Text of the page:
Wu Mei Wan – A Formula Analysis and Clinical Evaluation

In this text, it is my aim to highlight my own experiences with the classical Shang Han Lun formula Wu Mei Wan in clinical practice.

The idea came up during an e-mail conversation between Hila Yaffe and myself, where we were discussing the usage and modifications of this formula in detail. After some mailing back and forth, Hila asked me if I wanted to write an article about this topic for her website.

Well, here I am.

As a clinician, practicing for almost ten years now, I am able to look back on some experience with different types of Chinese medicine formulas. The Shang Han Lun formulas stand out to me generally, as they are following a completely different approach from most of the more modern formulas. Modern formulas seem to mostly combine the effects of the single herbs to achieve a certain main effect, for example to tonify blood, move qi, leech out dampness etc..

The Shang Han Lun approach of reinforcing the natural flow of qi, aiming to regain the physiological function of each of the six stages, is totally different. If the reader is not already familiar with the system of the six stages from the Shang Han Lun, I strongly recommend diving into Hila’s publications on this topic for more information.

The differences between the modern and the classical view from the Shang Han Lun are meaningful for the treatment, but also for the diagnostics involved. It seems to me that, rather than looking at the tree to find out what is ruining the bark, the Shang Han Lun is looking at the forest as a whole. The overall climate, the direction in which the wind is blowing, the amount of rainfall over the course of the year – that is what Zhang Zhong Jing was looking for. And that is, for me, the magic and the wisdom which is hidden in his formulas.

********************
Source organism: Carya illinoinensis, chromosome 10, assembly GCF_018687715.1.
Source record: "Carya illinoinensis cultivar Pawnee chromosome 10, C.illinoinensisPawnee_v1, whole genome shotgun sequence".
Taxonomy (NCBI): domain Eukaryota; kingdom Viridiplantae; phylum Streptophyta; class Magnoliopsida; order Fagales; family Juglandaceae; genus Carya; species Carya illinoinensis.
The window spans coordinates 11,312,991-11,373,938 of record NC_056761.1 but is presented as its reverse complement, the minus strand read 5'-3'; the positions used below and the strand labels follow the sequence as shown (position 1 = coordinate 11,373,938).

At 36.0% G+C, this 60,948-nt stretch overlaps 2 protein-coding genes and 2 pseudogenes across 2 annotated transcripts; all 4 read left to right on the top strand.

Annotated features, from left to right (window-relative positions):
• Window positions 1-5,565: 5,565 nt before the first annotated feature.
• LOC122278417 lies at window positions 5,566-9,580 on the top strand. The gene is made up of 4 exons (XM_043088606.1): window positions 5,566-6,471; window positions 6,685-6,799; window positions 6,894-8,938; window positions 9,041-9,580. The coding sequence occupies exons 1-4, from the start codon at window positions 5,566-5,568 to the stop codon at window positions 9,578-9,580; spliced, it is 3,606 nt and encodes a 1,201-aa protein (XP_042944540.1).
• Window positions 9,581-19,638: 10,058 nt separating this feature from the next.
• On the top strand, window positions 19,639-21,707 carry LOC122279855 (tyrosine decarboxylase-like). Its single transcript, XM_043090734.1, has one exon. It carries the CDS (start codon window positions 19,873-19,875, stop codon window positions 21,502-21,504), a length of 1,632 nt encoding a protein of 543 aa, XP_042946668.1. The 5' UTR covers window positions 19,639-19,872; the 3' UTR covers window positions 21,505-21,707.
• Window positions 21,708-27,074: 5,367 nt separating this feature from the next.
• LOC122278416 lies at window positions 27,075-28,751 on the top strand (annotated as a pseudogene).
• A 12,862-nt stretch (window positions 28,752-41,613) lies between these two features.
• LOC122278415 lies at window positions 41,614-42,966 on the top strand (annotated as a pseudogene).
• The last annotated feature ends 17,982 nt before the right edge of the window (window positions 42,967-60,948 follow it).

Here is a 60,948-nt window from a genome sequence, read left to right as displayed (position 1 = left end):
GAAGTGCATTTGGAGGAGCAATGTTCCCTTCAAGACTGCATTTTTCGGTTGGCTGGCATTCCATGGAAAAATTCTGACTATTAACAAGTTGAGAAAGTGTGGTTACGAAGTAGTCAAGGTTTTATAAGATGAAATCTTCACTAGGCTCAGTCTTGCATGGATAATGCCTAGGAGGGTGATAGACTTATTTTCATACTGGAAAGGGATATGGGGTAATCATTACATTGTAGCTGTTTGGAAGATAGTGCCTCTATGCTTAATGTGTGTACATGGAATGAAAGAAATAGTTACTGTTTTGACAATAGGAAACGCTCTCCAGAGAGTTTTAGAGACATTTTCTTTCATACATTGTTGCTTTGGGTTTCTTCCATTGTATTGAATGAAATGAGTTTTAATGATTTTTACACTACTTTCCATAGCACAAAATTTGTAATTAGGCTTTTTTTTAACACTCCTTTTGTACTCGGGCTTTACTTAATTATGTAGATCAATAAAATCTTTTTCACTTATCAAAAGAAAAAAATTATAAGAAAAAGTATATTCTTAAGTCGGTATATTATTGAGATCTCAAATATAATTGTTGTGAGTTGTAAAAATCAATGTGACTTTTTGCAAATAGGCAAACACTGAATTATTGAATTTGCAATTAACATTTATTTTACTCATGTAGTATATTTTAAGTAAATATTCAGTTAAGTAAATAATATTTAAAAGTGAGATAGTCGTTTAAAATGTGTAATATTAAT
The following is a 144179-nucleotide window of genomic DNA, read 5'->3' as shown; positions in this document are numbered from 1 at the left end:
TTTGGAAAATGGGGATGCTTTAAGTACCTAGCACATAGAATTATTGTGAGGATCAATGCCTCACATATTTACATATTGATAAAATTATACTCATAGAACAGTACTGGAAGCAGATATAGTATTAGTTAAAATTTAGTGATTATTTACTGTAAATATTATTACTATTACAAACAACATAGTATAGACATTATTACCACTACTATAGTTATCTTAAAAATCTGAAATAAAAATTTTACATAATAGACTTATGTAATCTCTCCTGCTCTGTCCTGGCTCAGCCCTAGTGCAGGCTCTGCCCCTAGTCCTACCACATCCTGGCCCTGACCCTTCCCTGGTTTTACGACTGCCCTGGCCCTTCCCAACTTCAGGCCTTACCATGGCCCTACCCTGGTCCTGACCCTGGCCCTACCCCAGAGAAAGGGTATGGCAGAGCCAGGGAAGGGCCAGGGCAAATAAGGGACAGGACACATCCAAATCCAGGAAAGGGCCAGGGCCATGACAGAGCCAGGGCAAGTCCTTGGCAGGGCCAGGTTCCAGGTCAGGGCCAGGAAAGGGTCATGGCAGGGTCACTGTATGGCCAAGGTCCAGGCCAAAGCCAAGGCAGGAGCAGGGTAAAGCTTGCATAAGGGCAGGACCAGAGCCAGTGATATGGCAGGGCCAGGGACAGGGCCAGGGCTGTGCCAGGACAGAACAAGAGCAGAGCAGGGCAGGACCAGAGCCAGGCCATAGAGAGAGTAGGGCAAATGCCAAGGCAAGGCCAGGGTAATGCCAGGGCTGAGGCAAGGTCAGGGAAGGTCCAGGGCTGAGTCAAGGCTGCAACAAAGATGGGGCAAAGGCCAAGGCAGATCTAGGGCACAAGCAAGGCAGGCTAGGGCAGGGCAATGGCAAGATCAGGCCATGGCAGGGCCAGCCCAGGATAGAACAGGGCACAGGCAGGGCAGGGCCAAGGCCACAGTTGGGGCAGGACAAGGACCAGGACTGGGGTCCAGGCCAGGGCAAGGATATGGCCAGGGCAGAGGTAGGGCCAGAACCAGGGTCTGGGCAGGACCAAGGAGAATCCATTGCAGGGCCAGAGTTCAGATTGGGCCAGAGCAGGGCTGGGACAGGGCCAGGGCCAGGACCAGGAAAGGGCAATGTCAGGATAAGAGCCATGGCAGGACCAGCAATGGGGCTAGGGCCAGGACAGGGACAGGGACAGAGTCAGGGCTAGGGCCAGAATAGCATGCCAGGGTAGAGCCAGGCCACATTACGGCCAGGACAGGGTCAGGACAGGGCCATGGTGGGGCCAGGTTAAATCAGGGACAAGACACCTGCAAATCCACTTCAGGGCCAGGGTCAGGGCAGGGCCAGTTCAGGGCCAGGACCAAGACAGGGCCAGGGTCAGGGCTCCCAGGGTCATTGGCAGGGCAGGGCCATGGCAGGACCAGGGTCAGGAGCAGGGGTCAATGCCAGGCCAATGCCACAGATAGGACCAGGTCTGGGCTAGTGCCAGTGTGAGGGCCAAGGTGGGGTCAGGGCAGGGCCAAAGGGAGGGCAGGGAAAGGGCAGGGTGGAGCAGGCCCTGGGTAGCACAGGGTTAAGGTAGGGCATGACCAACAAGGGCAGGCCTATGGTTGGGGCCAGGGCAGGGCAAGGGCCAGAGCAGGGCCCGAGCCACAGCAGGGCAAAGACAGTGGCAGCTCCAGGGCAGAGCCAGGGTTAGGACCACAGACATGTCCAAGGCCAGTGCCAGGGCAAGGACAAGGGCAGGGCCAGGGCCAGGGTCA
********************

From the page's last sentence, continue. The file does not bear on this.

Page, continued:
Before talking about the Wu Mei Wan – the Japanese Apricote Pill or Mume Pill – I have to clarify my understanding of the jue yin stage. In my personal clinical opinion, the jue yin stage is not the deepest of the six stages, as most Chinese medicine practitioners claim, but the middle one of the three yin-stages. While there are many reasons why I believe this, I will only give a brief sketch here.

First, the liver and the pericardium which form the jue yin stage are both organs of movement and regulation. The pericardium regulates the flow of emotions and blood towards and out of the heart. The liver plays an important role in moving the qi of the body and helping it reach into even the most distant branches of it.

Deep yin, in my understanding, means deep storage. So when we talk about the deepest yin position in the six stages, the stage should reflect the function of storage rather than the function of movement. By far the most important organs of storage are the heart and the kidneys. They store the shen and the jing – the mind and the essence. Without these two sacred entities, human life is impossible. That’s why they are stored way down below, in the deep and dark yin, the shao yin organs.

The jue yin, which literally means the collapsing yin, is, from my perspective, responsible for moving the qi from the upper yin stage tai yin down into the storage of shao yin. That’s why, if it doesn’t work properly, the qi of the body comes rushing upwards, like a “counterflow against the heart“, which forms an important part of the manifestation of the jue yin syndrome, as you can read in the chapter on the jue yin in the Shang Han Lun (line 326).1